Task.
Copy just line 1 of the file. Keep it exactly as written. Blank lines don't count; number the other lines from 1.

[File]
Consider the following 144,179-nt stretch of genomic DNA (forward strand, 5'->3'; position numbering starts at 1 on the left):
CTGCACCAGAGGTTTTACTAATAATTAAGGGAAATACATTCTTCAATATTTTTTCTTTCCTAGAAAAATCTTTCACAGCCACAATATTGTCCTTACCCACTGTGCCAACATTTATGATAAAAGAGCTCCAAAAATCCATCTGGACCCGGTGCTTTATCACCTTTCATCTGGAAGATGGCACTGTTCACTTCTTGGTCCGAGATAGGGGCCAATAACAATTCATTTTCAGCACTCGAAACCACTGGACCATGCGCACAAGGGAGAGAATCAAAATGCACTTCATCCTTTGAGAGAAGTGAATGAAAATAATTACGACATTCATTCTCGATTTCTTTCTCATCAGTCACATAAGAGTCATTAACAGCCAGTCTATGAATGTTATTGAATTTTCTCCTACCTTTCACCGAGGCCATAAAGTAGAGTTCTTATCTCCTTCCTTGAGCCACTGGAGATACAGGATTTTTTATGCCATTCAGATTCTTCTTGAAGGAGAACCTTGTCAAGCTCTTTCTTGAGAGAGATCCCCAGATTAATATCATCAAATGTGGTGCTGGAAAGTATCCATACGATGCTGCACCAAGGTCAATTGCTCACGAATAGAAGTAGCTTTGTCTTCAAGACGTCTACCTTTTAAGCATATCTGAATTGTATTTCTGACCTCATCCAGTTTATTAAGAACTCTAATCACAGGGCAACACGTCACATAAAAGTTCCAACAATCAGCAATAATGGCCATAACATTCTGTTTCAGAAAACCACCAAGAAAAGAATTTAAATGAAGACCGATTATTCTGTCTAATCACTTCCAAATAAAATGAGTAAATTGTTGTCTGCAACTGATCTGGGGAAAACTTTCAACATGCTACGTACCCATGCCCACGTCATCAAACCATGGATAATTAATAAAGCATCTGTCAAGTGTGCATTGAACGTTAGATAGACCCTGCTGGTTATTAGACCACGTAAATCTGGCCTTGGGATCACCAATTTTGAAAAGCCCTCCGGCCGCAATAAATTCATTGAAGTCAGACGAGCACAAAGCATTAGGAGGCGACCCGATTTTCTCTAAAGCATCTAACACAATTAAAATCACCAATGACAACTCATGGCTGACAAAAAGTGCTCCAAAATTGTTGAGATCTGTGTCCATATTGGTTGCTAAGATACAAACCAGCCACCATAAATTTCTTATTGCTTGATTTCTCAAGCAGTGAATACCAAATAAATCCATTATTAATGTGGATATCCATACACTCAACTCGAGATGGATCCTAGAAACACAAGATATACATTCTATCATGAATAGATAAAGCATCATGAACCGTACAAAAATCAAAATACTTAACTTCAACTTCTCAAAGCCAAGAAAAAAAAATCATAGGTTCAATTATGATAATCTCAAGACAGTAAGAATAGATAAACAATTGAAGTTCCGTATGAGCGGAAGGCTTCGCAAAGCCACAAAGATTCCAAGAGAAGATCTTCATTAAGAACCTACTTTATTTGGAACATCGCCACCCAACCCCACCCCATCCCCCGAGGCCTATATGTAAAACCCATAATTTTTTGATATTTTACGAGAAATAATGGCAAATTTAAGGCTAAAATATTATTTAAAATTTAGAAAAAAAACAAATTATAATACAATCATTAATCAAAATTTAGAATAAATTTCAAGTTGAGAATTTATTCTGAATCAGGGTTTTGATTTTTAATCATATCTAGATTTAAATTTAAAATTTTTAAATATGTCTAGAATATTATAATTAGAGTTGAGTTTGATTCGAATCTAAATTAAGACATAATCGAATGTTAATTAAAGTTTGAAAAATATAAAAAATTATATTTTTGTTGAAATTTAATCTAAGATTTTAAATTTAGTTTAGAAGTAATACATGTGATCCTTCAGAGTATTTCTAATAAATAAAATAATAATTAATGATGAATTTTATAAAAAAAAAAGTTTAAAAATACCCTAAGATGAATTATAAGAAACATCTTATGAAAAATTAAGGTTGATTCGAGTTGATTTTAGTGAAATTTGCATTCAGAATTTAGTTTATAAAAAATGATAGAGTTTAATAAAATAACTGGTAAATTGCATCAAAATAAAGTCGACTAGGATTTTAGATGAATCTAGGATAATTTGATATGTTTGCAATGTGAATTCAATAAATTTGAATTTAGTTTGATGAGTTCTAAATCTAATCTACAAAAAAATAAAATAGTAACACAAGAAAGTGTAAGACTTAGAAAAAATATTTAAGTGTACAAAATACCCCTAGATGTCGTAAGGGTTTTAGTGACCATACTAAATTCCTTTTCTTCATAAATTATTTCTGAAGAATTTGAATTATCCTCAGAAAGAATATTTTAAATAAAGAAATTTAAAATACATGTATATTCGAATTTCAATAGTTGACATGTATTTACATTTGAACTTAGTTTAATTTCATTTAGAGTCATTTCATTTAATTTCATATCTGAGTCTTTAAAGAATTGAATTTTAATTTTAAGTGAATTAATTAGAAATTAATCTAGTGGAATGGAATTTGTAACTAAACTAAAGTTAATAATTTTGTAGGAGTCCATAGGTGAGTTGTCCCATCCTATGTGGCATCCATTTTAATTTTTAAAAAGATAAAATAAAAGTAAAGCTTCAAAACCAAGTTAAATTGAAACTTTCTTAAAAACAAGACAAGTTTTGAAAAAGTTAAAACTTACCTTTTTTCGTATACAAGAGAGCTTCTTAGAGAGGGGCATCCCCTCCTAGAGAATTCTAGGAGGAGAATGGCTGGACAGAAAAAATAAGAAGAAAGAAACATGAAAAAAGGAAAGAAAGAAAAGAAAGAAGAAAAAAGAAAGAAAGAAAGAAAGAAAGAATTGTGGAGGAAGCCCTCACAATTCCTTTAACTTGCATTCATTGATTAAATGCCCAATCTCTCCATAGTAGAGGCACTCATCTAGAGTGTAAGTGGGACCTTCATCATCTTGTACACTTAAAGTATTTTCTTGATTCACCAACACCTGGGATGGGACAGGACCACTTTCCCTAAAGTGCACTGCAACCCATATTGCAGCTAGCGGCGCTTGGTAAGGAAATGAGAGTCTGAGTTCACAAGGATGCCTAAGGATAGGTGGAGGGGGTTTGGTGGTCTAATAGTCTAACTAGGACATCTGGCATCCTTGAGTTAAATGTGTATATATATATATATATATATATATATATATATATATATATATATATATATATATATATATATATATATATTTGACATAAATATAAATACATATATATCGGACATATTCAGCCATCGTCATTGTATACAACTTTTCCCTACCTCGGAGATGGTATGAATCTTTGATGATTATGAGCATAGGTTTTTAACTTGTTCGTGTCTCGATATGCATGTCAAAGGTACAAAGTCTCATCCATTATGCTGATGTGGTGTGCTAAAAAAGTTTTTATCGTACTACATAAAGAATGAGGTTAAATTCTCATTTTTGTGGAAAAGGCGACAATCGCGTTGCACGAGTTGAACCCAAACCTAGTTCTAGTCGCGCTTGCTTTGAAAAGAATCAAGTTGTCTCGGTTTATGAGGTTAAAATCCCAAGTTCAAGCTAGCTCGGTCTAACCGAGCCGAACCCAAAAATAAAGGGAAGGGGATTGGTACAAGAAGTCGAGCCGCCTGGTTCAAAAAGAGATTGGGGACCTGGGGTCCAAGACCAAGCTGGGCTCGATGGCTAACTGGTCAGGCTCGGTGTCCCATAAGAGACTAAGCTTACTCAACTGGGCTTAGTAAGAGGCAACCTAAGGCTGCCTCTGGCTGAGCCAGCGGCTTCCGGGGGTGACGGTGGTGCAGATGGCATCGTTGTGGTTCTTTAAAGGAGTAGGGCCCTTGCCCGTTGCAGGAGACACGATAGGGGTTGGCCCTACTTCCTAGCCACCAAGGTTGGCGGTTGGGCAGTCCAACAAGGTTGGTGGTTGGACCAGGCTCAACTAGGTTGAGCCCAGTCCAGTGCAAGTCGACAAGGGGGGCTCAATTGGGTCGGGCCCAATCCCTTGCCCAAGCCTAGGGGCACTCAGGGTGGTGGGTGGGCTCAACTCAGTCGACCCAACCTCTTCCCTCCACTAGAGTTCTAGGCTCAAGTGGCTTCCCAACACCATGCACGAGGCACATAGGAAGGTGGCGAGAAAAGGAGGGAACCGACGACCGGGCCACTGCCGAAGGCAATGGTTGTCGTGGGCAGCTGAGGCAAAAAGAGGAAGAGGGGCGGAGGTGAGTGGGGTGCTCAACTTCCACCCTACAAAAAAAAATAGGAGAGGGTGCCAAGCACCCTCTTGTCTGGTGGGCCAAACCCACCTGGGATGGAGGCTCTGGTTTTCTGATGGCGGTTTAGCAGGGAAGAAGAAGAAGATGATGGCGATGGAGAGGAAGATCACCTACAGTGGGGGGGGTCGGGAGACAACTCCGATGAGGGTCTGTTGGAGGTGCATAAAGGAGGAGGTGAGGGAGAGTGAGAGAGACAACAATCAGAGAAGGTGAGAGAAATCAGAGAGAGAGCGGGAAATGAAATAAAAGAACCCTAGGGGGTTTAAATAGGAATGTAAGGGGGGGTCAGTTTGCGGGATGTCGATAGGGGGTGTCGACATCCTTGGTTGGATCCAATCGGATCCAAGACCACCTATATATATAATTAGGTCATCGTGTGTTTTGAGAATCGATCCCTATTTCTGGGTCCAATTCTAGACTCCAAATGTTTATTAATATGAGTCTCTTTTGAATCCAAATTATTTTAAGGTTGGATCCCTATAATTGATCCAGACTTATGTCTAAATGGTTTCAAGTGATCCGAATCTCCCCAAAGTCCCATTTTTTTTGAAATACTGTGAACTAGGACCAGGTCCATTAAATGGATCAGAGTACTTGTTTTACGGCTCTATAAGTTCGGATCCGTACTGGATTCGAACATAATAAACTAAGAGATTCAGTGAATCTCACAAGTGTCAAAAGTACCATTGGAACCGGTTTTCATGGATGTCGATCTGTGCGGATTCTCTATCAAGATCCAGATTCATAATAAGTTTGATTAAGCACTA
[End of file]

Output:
Consider the following 144,179-nt stretch of genomic DNA (forward strand, 5'->3'; position numbering starts at 1 on the left):